Raising European Night Crawlers by Vermiculture

Raising European Night Crawlers by Vermiculture

If you’re thinking about raising European night crawlers by vermiculture, then it is, by all method possible. But the first thing that you must do is to prepare the following materials that you’ll be needing for this composting project.

You should know that European nightcrawlers (also known as Eisenia hortensis) are not only good as fish bait, they’re also used for composting purposes. Although red wiggler worms have been more preferred when it comes to vermicomposting, the European worms are nevertheless considered for the job.

Anyway, to start off, you’ll need the following materials: buy nightcrawlers, get a worm bin, a drill (1/4-inch bit), some water, coir material for your worm bedding, a measuring tape, some kitchen scraps, a knife, a cutting board, and a spray bottle.

To already begin with breeding and feeding nightcrawlers, you’re also going to have to set-up a worm bin first. It’s either you buy one or build one. So to give you a heads up, a 1000 worms can fit in a space that has a square foot measurement. Anyway, you’re also going to need to drill into the bin, to make holes for aeration and for drainage purposes. Drill holes on the top and base part of the bin.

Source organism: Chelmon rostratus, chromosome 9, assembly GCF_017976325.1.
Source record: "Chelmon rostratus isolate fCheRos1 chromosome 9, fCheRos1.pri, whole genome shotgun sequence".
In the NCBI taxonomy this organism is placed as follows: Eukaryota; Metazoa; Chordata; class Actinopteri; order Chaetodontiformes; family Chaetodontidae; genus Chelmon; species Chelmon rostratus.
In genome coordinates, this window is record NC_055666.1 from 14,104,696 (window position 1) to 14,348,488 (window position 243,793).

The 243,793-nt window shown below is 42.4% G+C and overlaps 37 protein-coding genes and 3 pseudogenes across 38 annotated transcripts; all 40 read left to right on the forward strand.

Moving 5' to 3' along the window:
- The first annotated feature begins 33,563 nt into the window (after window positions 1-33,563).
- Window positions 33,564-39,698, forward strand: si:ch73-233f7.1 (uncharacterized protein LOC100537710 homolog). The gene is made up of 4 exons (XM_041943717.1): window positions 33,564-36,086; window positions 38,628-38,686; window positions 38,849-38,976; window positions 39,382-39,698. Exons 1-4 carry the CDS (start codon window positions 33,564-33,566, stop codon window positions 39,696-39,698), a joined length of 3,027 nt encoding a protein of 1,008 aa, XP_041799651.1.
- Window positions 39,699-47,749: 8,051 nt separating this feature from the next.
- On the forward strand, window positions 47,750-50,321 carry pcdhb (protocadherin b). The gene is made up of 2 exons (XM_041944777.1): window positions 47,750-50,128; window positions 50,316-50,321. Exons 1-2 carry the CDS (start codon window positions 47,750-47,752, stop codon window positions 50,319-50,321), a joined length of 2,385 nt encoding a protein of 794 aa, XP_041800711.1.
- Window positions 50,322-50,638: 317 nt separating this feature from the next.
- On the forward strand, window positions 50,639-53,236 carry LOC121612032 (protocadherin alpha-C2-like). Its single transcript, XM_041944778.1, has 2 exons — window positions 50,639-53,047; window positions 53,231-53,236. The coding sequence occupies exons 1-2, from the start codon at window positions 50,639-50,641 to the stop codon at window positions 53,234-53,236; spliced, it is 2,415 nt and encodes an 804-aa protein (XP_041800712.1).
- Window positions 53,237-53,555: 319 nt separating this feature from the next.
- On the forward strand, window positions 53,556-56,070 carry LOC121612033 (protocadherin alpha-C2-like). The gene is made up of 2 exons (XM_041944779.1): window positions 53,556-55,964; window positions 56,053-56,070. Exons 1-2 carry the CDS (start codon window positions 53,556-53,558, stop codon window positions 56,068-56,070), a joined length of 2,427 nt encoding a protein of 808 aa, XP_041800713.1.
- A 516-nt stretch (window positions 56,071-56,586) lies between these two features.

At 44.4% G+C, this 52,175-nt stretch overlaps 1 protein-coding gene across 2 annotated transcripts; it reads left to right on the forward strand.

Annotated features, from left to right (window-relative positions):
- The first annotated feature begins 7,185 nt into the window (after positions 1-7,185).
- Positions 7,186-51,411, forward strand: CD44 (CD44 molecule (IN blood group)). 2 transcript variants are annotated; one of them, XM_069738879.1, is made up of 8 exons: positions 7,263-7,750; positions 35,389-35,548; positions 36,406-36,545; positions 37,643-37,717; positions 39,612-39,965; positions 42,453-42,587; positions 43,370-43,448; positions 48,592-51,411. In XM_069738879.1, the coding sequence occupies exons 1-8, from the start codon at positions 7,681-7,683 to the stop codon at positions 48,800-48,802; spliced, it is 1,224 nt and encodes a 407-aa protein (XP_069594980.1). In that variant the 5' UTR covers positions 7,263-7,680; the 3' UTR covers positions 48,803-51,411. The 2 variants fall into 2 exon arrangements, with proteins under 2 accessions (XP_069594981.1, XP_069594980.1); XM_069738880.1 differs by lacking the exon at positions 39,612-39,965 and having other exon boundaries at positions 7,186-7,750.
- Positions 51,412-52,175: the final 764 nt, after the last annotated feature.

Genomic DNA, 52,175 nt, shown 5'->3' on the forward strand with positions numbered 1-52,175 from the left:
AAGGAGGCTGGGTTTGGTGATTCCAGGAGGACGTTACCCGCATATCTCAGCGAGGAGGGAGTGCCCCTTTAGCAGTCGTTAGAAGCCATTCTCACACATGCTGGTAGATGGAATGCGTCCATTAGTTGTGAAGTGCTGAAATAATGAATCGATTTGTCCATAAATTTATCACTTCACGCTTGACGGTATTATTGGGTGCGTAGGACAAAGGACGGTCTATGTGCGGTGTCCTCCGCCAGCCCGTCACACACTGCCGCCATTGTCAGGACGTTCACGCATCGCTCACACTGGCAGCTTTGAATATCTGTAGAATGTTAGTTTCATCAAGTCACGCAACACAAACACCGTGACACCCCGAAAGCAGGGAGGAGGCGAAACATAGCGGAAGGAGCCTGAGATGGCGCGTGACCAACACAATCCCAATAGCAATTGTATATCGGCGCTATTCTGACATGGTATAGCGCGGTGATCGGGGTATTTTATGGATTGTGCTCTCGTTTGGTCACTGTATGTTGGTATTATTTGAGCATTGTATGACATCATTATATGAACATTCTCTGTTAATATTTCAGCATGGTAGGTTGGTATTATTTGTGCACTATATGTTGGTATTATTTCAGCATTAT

When worm composting, you’re also going to have to set-up a fresh and moist (should be as wet like a wrung out sponge) bedding for your compost pals. Squeeze out all the excess water just so the bin materials doesn’t get soaked, and get spoiled afterwards. You can then use and put in coir material for you bedding. You’re also going to have to fill the worm bin with about 6 inches worth (thick) of coir worm bedding.

After the worm bin set-up, introduce your night crawler worms into the container. And since these slimy crawlers don’t fancy bright lighting, you’ll closest see them burrow beneath the bedding. So, it’ll be a good idea to keep them (the whole bin and its contents) where its dark; and where the location is at room temperature (the temperature should range from 50 to 70 degrees Fahrenheit).

You’ll also need to satisfy them, so put in your kitchen scraps into the worm bin (much like how you satisfy red worms). Make sure to put in small, cut or finely chopped pieces of these organics so that they won’t have that much trouble with the food intake. You should know that earthworms are truly born with no teeth, so always consider that. Anyway, you can cover their bin and check on them again after 24 hours. You’ll need to clean the leftover scraps afterwards, as you wouldn’t want these to decay inside your worm bin, unless you want a smelly bin soon after.

You should know that when you’re raising European night crawlers for vermiculture, these earth wonders can also be very productive when it comes to breeding. You’ll be able to find egg capsules in your worm bin after some time (usually once in three weeks).

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